agape (adv.) Look up agape at
1660s, from a- (1) + gape (v.).
agate (n.) Look up agate at
1560s, from Middle French agathe (16c.), from Latin achates, from Greek akhates, the name of a river in Sicily where the stones were found (Pliny). But the river could as easily be named for the stone.

The earlier English form of the word, achate (early 13c.), was directly from Latin. Figurative sense of "a diminutive person" (c. 1600) is from the now-obsolete meaning "small figures cut in agates for seals," preserved in typographer's agate (1838), the U.S. name of the 5.5-point font called in Great Britain ruby. Meaning "toy marble made of glass resembling agate" is from 1843 (colloquially called an aggie).
Agatha Look up Agatha at
fem. proper name, from Latin, from Greek Agathe, fem. of agathos "good," which is of unknown origin. Never a popular name in U.S., and all but unused there since 1940.
agathism (n.) Look up agathism at
the doctrine that all things tend toward the good, 1830, from agathist + -ism.
agathist (n.) Look up agathist at
1816, from Greek agathos "good" (see Agatha) + -ist.
Doctor Kearney, who formerly, with so much reputation, delivered lectures in this place on the history of Rome, observed to me once, that he was not an optimist, but an "agathist"; that he believed that every thing tended to good, but did not think himself competent to determine what was absolutely the best. The distinction is important, and seems to be fatal to the system of Optimism. [George Miller, "Lectures on the Philosophy of Modern History," Dublin, 1816]
agave (n.) Look up agave at
American aloe plant, 1797, from Latin Agave, from Greek Agaue, proper name in mythology (mother of Pentheus), from agauos "noble," perhaps from agasthai "wonder at," from gaiein "to rejoice, exult," with intensive prefix a-. The name seems to have been taken generically by botanists, the plant perhaps so called for its "stately" flower stem.
age (n.) Look up age at
late 13c., "long but indefinite period in human history," from Old French aage (11c., Modern French âge) "age; life, lifetime, lifespan; maturity," earlier edage, from Vulgar Latin *aetaticum (source of Spanish edad, Italian eta, Portuguese idade "age"), from Latin aetatem (nominative aetas), "period of life, age, lifetime, years," from aevum "lifetime, eternity, age," from PIE root *aiw- "vital force, life, long life, eternity" (see eon). Meaning "time something has lived, particular length or stage of life" is from early 14c. Used especially for "old age" since early 14c. Expelled native eld.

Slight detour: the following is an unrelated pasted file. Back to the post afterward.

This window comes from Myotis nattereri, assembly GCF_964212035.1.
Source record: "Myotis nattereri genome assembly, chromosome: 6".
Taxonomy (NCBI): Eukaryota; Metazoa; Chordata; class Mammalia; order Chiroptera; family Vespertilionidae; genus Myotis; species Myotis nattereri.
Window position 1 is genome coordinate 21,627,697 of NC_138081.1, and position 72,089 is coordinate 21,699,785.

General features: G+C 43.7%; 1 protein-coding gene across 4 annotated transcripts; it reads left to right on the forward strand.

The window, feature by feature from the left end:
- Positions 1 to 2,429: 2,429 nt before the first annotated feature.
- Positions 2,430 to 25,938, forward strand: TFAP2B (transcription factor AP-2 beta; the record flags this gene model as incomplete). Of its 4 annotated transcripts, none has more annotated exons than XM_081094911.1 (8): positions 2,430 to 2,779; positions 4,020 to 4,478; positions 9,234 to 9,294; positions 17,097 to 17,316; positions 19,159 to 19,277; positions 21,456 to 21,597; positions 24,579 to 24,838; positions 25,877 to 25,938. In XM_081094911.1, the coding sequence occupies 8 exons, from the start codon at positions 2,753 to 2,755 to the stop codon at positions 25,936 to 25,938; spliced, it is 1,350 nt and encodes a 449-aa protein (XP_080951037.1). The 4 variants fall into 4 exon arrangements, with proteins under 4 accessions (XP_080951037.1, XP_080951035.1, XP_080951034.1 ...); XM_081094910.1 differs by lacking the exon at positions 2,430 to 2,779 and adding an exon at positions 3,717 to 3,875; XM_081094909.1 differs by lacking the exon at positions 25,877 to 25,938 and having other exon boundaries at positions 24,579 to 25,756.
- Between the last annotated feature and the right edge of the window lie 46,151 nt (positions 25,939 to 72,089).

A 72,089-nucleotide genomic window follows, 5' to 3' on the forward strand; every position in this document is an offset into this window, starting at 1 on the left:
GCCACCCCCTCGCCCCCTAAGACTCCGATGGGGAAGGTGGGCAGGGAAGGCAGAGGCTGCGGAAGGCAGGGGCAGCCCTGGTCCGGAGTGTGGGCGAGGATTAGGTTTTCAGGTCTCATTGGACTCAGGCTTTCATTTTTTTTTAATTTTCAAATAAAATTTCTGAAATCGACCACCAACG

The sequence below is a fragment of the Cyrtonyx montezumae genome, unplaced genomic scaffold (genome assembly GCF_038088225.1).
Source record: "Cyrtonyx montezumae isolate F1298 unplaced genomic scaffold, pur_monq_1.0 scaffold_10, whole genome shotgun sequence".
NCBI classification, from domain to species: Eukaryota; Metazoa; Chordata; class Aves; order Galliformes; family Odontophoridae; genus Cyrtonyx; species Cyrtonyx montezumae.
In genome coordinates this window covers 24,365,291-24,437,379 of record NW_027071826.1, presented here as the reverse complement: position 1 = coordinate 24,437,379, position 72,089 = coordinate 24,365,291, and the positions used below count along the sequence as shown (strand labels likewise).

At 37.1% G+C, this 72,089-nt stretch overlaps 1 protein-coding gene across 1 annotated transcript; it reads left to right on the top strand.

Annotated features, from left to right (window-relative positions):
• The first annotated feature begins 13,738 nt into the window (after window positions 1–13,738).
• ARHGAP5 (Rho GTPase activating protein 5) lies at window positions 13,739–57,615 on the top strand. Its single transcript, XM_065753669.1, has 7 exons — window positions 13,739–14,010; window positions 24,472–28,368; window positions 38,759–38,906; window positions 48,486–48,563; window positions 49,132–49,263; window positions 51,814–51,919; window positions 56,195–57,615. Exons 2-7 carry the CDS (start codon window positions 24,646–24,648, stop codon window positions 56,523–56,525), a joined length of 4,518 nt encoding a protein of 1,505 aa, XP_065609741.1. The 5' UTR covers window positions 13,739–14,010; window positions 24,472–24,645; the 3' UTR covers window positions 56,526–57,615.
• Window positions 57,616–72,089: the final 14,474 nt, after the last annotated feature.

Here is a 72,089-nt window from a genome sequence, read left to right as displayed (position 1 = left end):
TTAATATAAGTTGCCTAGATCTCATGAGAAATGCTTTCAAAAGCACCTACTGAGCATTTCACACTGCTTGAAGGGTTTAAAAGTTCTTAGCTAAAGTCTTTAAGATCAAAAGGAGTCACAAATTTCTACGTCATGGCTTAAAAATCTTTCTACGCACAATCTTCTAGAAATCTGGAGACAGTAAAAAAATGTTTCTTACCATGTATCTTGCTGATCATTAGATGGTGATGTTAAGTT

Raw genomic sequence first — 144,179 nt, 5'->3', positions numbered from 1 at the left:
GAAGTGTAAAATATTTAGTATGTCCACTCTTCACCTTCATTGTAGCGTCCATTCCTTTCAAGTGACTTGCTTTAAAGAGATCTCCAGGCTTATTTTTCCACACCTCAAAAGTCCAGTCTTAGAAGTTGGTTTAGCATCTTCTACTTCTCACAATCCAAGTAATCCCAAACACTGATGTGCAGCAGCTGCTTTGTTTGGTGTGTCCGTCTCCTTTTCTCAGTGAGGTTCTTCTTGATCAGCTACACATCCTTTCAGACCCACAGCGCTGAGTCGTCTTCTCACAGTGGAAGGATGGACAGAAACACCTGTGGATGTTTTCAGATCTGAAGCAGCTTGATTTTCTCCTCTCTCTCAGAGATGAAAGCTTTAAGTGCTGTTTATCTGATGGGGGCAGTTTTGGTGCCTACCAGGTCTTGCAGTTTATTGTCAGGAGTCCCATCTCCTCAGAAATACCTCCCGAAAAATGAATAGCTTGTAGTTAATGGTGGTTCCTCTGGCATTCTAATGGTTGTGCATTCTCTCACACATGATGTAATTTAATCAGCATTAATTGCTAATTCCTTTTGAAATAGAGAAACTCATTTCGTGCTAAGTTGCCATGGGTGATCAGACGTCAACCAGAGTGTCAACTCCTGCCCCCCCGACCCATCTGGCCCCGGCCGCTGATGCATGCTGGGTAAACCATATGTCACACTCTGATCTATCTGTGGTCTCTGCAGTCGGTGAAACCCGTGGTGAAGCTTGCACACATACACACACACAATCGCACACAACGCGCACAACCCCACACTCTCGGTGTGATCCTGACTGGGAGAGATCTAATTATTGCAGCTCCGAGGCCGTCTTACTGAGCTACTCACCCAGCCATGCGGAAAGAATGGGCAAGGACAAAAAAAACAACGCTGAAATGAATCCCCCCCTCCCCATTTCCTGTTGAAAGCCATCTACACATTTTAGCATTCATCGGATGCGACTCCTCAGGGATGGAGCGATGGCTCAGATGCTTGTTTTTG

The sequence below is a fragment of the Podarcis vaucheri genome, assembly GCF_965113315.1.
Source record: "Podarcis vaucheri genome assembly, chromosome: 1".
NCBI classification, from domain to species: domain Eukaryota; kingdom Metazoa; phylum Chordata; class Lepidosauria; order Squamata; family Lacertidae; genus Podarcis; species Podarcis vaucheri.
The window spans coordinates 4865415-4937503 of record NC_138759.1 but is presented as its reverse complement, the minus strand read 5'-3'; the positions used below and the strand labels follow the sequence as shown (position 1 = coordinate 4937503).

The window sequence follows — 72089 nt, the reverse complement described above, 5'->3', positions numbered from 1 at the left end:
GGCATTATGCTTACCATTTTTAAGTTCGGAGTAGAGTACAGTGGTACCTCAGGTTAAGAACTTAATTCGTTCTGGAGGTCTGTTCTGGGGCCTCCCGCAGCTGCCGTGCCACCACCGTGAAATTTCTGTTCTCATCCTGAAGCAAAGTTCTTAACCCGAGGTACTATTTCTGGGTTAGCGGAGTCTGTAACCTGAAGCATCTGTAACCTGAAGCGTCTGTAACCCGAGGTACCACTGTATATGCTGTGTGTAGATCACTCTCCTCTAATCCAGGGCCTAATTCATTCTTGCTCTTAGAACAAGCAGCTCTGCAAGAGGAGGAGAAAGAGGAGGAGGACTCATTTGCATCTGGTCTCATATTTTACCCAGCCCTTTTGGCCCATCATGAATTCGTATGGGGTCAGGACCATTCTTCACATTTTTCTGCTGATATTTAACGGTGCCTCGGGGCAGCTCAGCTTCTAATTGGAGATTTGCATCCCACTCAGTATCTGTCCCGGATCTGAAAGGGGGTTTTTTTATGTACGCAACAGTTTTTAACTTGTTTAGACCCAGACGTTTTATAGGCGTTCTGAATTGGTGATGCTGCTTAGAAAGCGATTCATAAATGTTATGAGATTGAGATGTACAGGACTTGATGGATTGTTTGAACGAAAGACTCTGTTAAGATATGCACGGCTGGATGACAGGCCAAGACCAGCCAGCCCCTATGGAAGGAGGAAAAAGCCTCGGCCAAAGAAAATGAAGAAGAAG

age (v.) Look up age at
"to grow old," late 14c., from age (n.). Meaning "to make old" is early 15c. Related: Aged; aging.
age-group (n.) Look up age-group at
1904, originally a term in the science of demographics, from age (n.) + group (n.).
age-old (adj.) Look up age-old at
1896, from age (n.) + old.
aged (adj.) Look up aged at
"having lived long," mid-15c., past participle adjective from age (v.). Meaning "having been allowed to get old" (of cheese, etc.) is by 1873. Meaning "of the age of" is from 1630s. Aged Parent is from "Great Expectations" (1860-61).
ageism (n.) Look up ageism at
"discrimination against people based on age," coined 1969 by U.S. gerontologist Dr. Robert N. Butler, from age + -ism, on pattern of racism, sexism. Related: Ageist.
ageless (adj.) Look up ageless at
1650s, from age + -less. Related: Agelessly; agelessness.
agency (n.) Look up agency at
1650s, "active operation," from Medieval Latin agentia, abstract noun from Latin agentem (nominative agens) "effective, powerful," present participle of agere "to drive, conduct" (see act (n.)). Meaning "establishment where business is done for another" first recorded 1861.
agenda (n.) Look up agenda at
1650s, from Latin agenda, literally "things to be done," neuter plural of agendus, gerundive of agere "to do" (see act (n.)). Originally theological (opposed to matters of belief), sense of "items of business to be done at a meeting" first attested 1882. "If a singular is required (=one item of the agenda) it is now agendum, the former singular agend being obsolete" [Fowler].
agent (n.) Look up agent at
late 15c., "one who acts," from Latin agentem (nominative agens) "effective, powerful," present participle of agere "to set in motion, drive, lead, conduct" (see act (n.)). Meaning "any natural force or substance which produces a phenomenon" is from 1550s. Meaning "deputy, representative" is from 1590s. Sense of "spy, secret agent" is attested by 1916.